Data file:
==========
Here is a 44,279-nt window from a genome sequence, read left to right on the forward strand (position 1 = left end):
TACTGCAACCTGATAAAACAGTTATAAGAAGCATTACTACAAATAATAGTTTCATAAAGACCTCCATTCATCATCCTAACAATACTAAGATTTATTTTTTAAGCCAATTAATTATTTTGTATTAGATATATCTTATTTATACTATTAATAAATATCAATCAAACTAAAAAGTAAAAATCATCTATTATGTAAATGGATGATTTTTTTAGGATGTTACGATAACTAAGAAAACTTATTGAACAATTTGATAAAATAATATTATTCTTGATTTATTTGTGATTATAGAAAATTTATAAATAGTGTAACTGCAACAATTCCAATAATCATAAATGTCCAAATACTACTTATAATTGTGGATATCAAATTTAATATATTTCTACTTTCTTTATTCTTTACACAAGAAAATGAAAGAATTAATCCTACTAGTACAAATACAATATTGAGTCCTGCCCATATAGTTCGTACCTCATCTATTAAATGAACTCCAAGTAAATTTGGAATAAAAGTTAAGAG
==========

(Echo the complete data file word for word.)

Here is a 44,279-nt window from a genome sequence, read left to right on the forward strand (position 1 = left end):
TACTGCAACCTGATAAAACAGTTATAAGAAGCATTACTACAAATAATAGTTTCATAAAGACCTCCATTCATCATCCTAACAATACTAAGATTTATTTTTTAAGCCAATTAATTATTTTGTATTAGATATATCTTATTTATACTATTAATAAATATCAATCAAACTAAAAAGTAAAAATCATCTATTATGTAAATGGATGATTTTTTTAGGATGTTACGATAACTAAGAAAACTTATTGAACAATTTGATAAAATAATATTATTCTTGATTTATTTGTGATTATAGAAAATTTATAAATAGTGTAACTGCAACAATTCCAATAATCATAAATGTCCAAATACTACTTATAATTGTGGATATCAAATTTAATATATTTCTACTTTCTTTATTCTTTACACAAGAAAATGAAAGAATTAATCCTACTAGTACAAATACAATATTGAGTCCTGCCCATATAGTTCGTACCTCATCTATTAAATGAACTCCAAGTAAATTTGGAATAAAAGTTAAGAG